Nowhere in Biden’s edited quotation, nor elsewhere in the speech, does Putin hint at going beyond Ukraine and reestablishing the Soviet Union.

As Petro pointed out to me, when addressing Biden’s accusation about “restor[ing] the Soviet Union,” Putin said, “the page has been turned. We look to the future based on the realities of today. There is no need to invent anything and form an opinion about Russia based on these ideas, there is no need to form an image of an enemy from Russia.” He called the “thought that Russia wanted to attack NATO” “nonsense.”

The third alarming answer that Biden gave came when the interviewer asked him if a Russian proposal to end the war is the best Ukraine can hope for when the United States finds itself “facing a difficult situation in Ukraine,” when “the war is stalled,” and when so many Ukrainians are being killed or wounded. Biden accused the interviewer of “skipping over all that’s happened in the meantime,” insisting that “[t]he Russian military has been decimated. You don’t write about that. It’s been freaking decimated.”

They don’t write about that because it’s not true. Biden’s answer is disconnected from reality. After a poor beginning, Russia has improved its battlefield strategy and its methods of dealing with Western supplied weapons and has fought effectively. The war seems to have decisively turned in Russia’s favor. Russia is gaining some ground, and Ukraine is losing huge numbers of soldiers to injury or death.

Far from being decimated, General Christopher Cavoli, the commander of United States European Command and Supreme Allied Commander Europe has reported to Congress that “the Russian ground force…is bigger today than it was at the beginning of the conflict.” He added, “Much of the Russian military has not been affected negatively by this conflict… despite all of the efforts they’ve undertaken inside Ukraine.” On April 3, Deputy Secretary of State Kurt Campbell said, “We have assessed over the course of the last couple of months that Russia has almost completely reconstituted militarily.”

On April 11, General Cavoli explained the Russian army is reconstituting “far faster” than initially projected and that “[t]he army is actually now larger – by 15 percent – than it was when it invaded Ukraine” and that it is growing by 30,000 soldiers a month. Rather than being decimated, Cavoli reported that Russia is on track to “command the largest military on the continent.”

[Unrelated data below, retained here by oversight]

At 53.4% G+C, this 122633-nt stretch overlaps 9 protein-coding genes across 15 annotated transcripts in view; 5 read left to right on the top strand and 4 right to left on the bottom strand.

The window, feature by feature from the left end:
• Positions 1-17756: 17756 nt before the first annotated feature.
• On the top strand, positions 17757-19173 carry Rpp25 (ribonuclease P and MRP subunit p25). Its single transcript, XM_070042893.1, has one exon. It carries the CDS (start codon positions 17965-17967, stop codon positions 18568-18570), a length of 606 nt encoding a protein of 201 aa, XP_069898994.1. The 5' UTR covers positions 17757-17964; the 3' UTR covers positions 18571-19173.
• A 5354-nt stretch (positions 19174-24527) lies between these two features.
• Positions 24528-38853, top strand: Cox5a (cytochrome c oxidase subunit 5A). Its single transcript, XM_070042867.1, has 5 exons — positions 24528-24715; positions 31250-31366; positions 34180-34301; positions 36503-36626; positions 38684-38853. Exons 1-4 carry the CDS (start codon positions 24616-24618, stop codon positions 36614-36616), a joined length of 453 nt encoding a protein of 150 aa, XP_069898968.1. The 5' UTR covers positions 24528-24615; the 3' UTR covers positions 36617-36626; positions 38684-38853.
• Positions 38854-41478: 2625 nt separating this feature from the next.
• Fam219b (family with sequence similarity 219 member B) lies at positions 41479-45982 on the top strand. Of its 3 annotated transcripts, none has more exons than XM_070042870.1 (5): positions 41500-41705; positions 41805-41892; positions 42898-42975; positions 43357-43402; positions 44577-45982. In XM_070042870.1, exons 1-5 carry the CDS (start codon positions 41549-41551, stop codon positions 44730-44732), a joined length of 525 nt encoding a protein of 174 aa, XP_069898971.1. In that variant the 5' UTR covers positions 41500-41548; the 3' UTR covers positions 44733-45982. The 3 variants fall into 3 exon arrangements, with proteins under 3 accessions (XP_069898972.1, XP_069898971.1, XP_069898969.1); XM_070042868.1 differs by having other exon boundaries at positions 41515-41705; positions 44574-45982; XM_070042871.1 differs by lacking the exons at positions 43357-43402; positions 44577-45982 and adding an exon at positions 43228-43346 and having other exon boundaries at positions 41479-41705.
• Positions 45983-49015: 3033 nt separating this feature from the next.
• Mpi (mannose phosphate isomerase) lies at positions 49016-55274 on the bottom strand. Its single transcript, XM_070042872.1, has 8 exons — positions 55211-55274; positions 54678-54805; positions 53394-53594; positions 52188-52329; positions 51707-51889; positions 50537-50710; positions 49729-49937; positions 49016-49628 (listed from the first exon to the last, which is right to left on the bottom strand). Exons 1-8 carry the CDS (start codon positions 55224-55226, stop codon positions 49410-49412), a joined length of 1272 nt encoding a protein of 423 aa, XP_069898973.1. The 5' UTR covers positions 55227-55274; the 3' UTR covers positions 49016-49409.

The fourth answer was, perhaps, the most confused and alarming. When asked what the “endgame” was in Ukraine, Biden seems to have answered that the endgame was a Ukraine that is not in NATO. Biden said peace means making sure Russia never occupies Ukraine. But that, he said, “means we have a relationship with them like we do with other countries, where we supply weapons so they can defend themselves in the future.” But that relationship, he explained, “doesn’t mean NATO.” He then explained that “I was the one when – and you guys did report it at Time – the one that I was saying that I am not prepared to support the NATOization of Ukraine.”

In his confusing and surprising response, Biden seems to say that the American security arrangement with Ukraine will be that of a partner supplying weapons so they can defend themselves and not of an ally in NATO.

That last response was only the most alarming of several alarming responses that either come as a surprise or seem misinformed or disconnected from reality.

Ted Snider is a regular columnist on U.S. foreign policy and history at and The Libertarian Institute. He is also a frequent contributor to Responsible Statecraft and The American Conservative as well as other outlets. To support his work or for media or virtual presentation requests, contact him at